Jan 30, 2011

Sketchbook Exercises

By Wendy A. Jones

I stayed up way too late last night reading Robin McKinley's Pegasus.

I love Robin McKinley.

It's amazing to me I didn't even know who she was until about five years ago, despite her winning the Newbery Award during my school years. It's possible that a later discovery, though, increased my appreciation for her complete mastery of the craft.

Whenever I finish reading one of her books, there is a satisfied sigh and a happy glow all about me.

It's like I've eaten--and savored--some decadently-rich chocolate or insanely expensive ice cream; the taste lingers on my tongue long after the treat is gone.

A friend and I went to see a Picasso exhibit at the Seattle Art Museum earlier this month. Over 150 pieces were visiting from the Musee National Picasso in Paris. I had prepared for the exhibit by reading books about Picasso in the months leading up to it.

When we arrived, the museum was packed. We had to wait in line almost an hour just to get tickets, and then another 20 minutes to get into the exhibit. Once there, the wall-to-wall people made it difficult to move without invading other patrons' personal space.

No one grumbled or complained, though. We were seeing Picasso!

The exhibit was arranged chronologically, starting at the beginning of his career and spanning a large portion of the 20th century. "How many eyes have seen this art?" I thought.

In researching, there were a couple of pieces I found particularly interesting: Les Demoiselles d'Avignon and Guernica. Sadly, they weren't among those at the exhibit; however, I could see paintings that led up to Les Demoiselles d'Avignon. Studies of masks, studies of people in various positions . . . practice. Rough drafts.

Later, I had to be warned by a blue-shirted security guard to stay six inches away from the art; in my excitement I'd leaned on the display case with sketchbook exercises from Guernica in order to get a closer look. It's easy to look at Picasso's work and think he started with a blank canvas (in the case of Guernica, a very large blank canvas) and just attacked it. One reason Picasso's work is so powerful, though, is because he figured things out first. He tried different compositions in his sketchbooks before attacking the canvas.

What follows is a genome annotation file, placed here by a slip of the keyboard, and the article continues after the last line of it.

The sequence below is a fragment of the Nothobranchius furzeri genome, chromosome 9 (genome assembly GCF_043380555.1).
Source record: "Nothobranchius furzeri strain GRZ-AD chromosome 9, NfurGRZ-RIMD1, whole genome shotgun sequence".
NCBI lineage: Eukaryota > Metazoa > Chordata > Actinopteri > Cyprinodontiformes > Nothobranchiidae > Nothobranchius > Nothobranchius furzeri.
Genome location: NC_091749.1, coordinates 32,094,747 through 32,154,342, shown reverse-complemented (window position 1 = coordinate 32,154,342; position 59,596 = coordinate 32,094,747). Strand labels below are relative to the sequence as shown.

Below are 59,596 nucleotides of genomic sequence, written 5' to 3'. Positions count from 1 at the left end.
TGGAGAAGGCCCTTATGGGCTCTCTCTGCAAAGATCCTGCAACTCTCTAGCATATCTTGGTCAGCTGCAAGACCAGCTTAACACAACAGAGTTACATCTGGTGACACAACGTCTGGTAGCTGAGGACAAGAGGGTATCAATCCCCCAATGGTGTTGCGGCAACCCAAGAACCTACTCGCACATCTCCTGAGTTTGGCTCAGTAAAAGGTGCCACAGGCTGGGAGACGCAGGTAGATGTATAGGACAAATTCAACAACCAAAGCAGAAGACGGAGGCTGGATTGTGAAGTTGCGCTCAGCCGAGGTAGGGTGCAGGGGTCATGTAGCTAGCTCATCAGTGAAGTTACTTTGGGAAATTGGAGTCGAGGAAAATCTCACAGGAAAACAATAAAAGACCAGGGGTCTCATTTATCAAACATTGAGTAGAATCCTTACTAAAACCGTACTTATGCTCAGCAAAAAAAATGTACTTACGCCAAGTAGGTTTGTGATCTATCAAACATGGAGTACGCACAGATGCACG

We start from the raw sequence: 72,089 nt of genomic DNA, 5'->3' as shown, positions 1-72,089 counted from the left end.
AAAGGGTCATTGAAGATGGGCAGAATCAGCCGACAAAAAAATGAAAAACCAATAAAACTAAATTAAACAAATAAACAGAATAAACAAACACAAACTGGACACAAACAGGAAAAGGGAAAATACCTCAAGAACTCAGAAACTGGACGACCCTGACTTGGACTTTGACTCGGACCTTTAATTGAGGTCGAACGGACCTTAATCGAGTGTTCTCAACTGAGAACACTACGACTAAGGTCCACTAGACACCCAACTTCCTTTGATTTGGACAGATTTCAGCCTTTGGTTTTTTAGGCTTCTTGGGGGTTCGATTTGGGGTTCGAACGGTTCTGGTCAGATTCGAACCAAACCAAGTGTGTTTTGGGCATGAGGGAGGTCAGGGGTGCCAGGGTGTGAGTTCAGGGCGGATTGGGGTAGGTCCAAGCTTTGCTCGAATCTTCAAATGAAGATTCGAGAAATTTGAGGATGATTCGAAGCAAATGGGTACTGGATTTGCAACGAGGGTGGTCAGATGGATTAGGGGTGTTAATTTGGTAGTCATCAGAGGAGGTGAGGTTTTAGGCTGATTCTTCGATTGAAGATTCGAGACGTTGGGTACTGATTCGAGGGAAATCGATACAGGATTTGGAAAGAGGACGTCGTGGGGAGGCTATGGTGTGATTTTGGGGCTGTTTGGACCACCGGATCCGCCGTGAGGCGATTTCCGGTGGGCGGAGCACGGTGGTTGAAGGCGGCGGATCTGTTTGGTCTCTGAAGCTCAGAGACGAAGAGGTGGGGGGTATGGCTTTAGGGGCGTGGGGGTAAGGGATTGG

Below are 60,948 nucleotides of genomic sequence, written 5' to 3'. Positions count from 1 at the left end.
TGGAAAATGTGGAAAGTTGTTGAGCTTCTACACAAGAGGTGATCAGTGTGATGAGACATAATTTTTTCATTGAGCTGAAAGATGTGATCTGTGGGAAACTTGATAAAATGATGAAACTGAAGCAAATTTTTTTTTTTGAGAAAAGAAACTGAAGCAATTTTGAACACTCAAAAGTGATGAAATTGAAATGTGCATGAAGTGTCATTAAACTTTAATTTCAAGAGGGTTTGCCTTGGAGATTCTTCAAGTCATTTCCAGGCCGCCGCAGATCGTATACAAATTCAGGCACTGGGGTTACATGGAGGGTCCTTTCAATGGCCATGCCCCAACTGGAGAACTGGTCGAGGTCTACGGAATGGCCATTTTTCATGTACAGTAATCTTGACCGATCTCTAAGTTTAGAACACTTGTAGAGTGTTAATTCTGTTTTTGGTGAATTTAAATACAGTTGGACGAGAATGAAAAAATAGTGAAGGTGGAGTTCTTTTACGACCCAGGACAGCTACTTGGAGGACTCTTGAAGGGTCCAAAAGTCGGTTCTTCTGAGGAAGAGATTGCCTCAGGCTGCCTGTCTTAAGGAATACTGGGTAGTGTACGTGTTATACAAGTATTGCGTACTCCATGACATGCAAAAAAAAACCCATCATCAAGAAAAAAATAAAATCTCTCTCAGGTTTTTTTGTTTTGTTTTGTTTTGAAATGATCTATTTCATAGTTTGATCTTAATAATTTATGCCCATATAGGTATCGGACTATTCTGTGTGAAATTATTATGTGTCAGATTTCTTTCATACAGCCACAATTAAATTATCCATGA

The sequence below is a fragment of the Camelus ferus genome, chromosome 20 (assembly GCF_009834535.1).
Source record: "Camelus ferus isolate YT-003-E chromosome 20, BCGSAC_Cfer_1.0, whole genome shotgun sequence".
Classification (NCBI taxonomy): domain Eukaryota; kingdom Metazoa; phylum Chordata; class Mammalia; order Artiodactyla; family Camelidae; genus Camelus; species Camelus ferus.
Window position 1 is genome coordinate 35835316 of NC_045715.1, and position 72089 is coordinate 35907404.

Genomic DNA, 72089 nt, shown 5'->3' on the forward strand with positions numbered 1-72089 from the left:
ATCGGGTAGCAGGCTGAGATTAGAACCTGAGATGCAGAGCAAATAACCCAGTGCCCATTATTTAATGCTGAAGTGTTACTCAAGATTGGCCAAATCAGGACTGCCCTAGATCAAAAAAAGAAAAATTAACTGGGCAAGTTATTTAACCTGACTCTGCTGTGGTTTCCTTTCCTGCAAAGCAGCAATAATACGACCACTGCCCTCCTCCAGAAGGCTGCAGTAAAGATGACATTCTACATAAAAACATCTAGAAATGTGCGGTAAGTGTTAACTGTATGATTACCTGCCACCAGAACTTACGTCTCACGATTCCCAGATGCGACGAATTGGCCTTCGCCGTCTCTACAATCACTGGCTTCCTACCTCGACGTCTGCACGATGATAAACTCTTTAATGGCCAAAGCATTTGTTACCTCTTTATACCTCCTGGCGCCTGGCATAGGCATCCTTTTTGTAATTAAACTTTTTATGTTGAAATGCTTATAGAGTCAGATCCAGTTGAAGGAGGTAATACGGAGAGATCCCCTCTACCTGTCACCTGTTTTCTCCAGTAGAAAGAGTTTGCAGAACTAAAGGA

I've thought about that a lot in the ensuing weeks. And even though after closing one of Robin McKinley's YA books I feel like she wrote the entire thing with an enchanted pen, I know that isn't true. I've read her blog and discovered it isn't easy for her.

Creating art--writing books, painting pictures, all of it--is hard work. There are no shortcuts, no woo-woo that happens as soon as paintbrush touches canvas. Not even with Picasso.

Yes, there are periods of inspiration; yes, there are times when we feel our muse is feeding us great material.


(There's always a but.)

Those times follow a lot of research, a lot of character interviews, and a lot of rough drafts.

A lot of sketchbook exercises.


  1. great post, Wendy! i love the comparison. It is easy for forget that no matter how easy someone else makes it look, somewhere along the line they put in a tremendous amount of effort.

    and how fun that you took the opportunity to see those works of art!

  2. I love this comparison. It is a humble reminder that the amazing art we are blessed with today took a mentor. The inspirations my be seen from previous work of divenly inspired. You have shared a wonderful connection and the assurance that hard work can show beauty. Nice post, Wendy!

    It can also be compared to Zumba... You cannot twist, shake and keep up with out practice and know what steps are next. :-)

  3. What amazes me is how we all view things so differently. You love Picasso and I don't get him at all. But I totally get your analogy. It's a great one.

  4. Terri--I wouldn't say I *love* Picasso, although I guess this kind of gave that impression. I find his work very interesting. He changed art so much in his lifetime and was such a trail-blazer. I think his stuff is incredibly dynamic, especially because a lot of it is still life. To get that much interest and movement in a painting of something that isn't interesting or moving intrigues me. However, I wouldn't hang a Picasso in my house. Intrigue might switch over to haunt at that point.

    Leesa--I'm pretty sure the mysteries of life can be explained through Zumba. In fact, maybe that will be my next blog post . . .

    Kari--you are one of the most encouraging people I "know." I think it's a gift.

  5. I love your comparisons. A less known artist than Picasso, that I met once, was being challenged about his prices for works of art that the potential buyer thought were being created too quickly to be valued so highly. He replied something to the effect that what the person was missing was the life time of learning his art and the planning before painting.


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